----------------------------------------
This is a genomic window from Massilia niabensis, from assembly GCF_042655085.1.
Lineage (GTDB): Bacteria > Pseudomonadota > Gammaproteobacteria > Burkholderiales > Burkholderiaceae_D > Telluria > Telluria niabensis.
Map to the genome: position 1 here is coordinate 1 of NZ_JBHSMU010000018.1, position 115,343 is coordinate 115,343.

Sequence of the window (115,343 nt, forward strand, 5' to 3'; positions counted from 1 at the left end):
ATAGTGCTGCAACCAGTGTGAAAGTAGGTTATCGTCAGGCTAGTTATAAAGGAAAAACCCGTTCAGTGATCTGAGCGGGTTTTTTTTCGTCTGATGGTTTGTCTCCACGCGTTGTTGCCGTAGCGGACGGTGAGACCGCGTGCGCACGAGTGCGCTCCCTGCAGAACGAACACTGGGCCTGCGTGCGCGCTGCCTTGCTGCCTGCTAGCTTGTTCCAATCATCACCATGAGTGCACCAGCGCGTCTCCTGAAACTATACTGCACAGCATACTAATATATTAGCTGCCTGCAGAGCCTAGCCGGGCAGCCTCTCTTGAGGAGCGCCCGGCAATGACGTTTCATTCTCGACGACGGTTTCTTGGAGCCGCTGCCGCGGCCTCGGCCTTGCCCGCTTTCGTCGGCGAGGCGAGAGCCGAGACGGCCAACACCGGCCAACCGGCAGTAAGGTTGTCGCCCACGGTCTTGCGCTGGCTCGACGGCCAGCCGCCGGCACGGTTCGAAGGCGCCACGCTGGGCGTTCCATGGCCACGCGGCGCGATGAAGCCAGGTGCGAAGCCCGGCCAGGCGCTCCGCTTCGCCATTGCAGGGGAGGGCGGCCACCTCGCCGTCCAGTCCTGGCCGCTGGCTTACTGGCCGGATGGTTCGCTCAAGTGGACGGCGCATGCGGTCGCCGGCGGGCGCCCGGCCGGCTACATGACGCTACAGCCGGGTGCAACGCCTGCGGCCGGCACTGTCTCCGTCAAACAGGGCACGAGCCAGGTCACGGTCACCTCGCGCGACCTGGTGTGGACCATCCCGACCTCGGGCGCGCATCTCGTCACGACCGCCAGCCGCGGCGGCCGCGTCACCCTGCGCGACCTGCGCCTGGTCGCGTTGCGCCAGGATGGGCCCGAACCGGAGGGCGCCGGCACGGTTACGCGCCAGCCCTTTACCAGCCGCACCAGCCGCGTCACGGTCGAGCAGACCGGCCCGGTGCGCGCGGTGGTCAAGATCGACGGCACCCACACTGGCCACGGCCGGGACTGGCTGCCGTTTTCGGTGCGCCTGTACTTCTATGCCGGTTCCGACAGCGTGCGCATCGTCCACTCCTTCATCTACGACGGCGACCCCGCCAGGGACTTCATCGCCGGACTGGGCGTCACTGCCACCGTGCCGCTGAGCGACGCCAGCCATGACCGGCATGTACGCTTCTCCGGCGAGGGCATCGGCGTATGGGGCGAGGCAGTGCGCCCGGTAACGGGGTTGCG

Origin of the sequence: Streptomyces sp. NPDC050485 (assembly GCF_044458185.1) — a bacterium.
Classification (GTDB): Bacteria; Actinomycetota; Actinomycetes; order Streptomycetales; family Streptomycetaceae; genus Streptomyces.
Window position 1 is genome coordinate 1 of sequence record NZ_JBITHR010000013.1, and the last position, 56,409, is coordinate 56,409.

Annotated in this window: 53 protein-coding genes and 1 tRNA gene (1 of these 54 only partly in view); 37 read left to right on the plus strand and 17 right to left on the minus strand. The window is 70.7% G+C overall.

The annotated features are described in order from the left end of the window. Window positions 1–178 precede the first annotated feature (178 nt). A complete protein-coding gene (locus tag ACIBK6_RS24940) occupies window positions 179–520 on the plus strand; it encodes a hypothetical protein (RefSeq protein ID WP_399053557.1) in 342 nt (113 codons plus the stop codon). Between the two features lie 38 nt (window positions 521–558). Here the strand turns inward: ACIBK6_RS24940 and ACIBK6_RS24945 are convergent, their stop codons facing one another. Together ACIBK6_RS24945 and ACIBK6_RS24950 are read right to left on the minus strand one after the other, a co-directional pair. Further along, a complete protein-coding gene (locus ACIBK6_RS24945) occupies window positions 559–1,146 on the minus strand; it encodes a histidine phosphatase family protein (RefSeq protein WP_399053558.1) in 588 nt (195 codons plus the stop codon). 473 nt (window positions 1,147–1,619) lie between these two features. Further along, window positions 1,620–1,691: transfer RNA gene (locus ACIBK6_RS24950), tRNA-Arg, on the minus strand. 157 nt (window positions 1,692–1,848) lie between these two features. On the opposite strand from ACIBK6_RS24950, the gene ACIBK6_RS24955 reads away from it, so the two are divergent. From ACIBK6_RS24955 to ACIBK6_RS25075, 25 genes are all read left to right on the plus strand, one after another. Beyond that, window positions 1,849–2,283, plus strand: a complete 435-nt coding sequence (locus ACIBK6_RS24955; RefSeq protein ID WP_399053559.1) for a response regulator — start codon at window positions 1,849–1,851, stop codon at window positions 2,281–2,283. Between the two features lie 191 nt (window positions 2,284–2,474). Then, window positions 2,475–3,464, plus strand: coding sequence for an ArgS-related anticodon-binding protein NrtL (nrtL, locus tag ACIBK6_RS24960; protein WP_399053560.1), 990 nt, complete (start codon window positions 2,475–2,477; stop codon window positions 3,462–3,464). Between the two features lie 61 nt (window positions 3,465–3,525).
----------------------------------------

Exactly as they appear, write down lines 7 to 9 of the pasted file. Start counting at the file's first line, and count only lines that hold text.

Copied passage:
Classification (GTDB): Bacteria; Actinomycetota; Actinomycetes; order Streptomycetales; family Streptomycetaceae; genus Streptomyces.
Window position 1 is genome coordinate 1 of sequence record NZ_JBITHR010000013.1, and the last position, 56,409, is coordinate 56,409.

Annotated in this window: 53 protein-coding genes and 1 tRNA gene (1 of these 54 only partly in view); 37 read left to right on the plus strand and 17 right to left on the minus strand. The window is 70.7% G+C overall.